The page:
As part of the core course in my ecology program at Duke, I was required to take a seminar on Ecosystem & Evolutionary Ecology. To me, this seemed a natural pairing, as the abiotic environment can often drive the evolutionary pressures of organisms. However, it soon became apparent that these two sub-disciplines of ecology have been at logger-heads for the better part of the past 100 years, with tensions arising out of the early days of ecology.

Graduate students excitedly co-authoring this blog post about our Duke Ecology core course. In just an hour and a half, we condensed many hours of discussion into one blog post. Is this post an example of rapid idea evolution? (photo credit: Emily Bernhardt)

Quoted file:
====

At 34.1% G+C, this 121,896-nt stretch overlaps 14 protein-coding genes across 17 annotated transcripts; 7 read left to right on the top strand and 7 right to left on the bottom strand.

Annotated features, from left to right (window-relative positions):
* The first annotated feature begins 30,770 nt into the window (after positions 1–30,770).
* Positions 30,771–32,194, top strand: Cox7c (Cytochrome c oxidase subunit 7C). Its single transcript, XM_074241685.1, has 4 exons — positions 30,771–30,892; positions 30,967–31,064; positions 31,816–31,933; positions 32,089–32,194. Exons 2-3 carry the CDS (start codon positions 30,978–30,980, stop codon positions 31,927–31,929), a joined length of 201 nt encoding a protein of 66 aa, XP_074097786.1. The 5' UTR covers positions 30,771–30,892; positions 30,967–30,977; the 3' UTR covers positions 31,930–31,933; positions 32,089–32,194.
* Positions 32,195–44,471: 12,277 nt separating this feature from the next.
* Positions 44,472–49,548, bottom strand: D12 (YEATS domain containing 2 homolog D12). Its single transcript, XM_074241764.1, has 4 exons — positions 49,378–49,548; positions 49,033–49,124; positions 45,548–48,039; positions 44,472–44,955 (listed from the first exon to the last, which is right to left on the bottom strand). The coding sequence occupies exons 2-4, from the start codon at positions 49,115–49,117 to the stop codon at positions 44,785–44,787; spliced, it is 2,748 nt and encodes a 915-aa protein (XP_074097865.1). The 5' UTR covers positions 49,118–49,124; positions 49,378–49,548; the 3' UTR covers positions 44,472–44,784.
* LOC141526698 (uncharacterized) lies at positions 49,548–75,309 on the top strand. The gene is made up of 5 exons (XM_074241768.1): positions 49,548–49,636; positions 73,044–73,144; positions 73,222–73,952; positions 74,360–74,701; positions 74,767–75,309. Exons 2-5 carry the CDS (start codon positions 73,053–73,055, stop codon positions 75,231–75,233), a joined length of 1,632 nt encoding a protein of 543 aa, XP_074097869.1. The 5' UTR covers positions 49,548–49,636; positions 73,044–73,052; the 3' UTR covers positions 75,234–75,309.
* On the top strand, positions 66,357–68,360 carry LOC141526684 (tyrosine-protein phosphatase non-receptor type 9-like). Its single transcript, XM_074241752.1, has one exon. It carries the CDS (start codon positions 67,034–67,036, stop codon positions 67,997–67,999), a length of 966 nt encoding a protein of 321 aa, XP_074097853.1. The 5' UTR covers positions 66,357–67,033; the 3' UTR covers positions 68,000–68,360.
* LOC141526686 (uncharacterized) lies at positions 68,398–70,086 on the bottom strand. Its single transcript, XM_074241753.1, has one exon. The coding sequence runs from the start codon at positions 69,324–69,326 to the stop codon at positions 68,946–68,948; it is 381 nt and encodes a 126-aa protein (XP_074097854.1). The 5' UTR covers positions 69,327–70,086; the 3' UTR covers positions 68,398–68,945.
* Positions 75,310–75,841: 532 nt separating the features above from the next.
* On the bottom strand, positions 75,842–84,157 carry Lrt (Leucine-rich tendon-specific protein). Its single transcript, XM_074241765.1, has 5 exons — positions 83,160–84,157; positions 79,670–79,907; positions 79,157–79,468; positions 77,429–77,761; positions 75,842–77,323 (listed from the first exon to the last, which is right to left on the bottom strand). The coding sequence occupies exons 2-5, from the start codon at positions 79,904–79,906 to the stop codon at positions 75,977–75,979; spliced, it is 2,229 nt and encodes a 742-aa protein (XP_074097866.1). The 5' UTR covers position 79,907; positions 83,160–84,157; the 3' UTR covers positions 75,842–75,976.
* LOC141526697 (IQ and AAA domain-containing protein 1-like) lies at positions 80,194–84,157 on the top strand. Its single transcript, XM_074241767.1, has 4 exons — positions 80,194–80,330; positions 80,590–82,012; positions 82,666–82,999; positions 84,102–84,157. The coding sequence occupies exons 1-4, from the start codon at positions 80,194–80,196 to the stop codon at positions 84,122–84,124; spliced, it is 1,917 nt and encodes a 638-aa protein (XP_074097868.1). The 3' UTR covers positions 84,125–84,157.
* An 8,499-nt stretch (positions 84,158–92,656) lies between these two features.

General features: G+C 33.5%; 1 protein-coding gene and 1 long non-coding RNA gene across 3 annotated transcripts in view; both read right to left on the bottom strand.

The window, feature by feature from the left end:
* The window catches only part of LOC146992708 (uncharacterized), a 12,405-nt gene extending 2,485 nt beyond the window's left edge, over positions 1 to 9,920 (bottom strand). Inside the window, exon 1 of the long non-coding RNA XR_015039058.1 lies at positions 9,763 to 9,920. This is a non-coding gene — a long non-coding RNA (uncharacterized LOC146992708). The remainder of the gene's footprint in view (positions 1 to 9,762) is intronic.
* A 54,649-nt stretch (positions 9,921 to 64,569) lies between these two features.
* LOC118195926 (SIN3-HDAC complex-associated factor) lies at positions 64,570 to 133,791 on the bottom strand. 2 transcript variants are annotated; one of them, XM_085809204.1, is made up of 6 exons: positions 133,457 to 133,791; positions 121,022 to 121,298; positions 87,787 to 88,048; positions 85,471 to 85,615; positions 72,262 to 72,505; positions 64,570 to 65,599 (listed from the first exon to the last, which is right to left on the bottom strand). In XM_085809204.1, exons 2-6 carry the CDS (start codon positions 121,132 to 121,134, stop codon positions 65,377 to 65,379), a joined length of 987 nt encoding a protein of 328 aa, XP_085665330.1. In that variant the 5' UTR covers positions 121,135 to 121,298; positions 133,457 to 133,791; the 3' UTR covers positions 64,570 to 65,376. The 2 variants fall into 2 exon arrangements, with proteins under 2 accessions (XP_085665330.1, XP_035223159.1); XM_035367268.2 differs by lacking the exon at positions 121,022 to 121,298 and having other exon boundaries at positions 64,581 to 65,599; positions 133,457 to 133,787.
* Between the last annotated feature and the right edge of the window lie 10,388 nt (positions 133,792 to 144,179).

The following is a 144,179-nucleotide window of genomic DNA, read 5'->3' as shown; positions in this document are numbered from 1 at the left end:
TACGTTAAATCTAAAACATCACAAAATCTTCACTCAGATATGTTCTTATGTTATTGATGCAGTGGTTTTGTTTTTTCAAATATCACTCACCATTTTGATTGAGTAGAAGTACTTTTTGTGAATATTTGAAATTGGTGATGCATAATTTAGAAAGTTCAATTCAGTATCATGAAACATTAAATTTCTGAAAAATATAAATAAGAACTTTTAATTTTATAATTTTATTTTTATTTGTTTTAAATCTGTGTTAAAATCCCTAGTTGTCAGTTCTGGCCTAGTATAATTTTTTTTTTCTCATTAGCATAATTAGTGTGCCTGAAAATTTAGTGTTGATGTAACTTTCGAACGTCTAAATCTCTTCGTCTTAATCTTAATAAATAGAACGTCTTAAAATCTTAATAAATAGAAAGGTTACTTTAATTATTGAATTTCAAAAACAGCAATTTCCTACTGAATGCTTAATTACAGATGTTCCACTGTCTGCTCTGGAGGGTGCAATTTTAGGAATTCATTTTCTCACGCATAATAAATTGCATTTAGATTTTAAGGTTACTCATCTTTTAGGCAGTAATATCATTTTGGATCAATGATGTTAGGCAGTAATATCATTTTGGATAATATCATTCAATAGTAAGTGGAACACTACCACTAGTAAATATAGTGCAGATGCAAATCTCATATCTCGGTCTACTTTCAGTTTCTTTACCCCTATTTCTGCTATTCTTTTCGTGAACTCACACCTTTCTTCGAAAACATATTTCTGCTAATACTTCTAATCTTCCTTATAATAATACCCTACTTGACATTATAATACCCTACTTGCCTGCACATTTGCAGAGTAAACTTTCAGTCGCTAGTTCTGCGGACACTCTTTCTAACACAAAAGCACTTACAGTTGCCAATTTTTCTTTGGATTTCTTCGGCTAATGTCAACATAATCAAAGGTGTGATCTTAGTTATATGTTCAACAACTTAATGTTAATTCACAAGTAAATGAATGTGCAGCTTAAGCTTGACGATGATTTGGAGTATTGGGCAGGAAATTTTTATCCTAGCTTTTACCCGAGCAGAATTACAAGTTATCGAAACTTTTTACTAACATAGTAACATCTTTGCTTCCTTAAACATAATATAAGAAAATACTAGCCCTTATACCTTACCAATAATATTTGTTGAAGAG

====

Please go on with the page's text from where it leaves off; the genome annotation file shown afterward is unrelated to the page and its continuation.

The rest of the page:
My classmates and I found such tension childish and bizarre, given the challenges of the Anthropocene. We distilled our thoughts on the need to recognize the biases we all bring to our science (e.g. offhand disregard of other sub-disciplines, etc...), and the importance of interdisciplinary pairings of scientists and science fields to answer the grand challenges posed by climate change, land-use change, and the Anthropocene.

You can find our Rapid Ecology blog post here.

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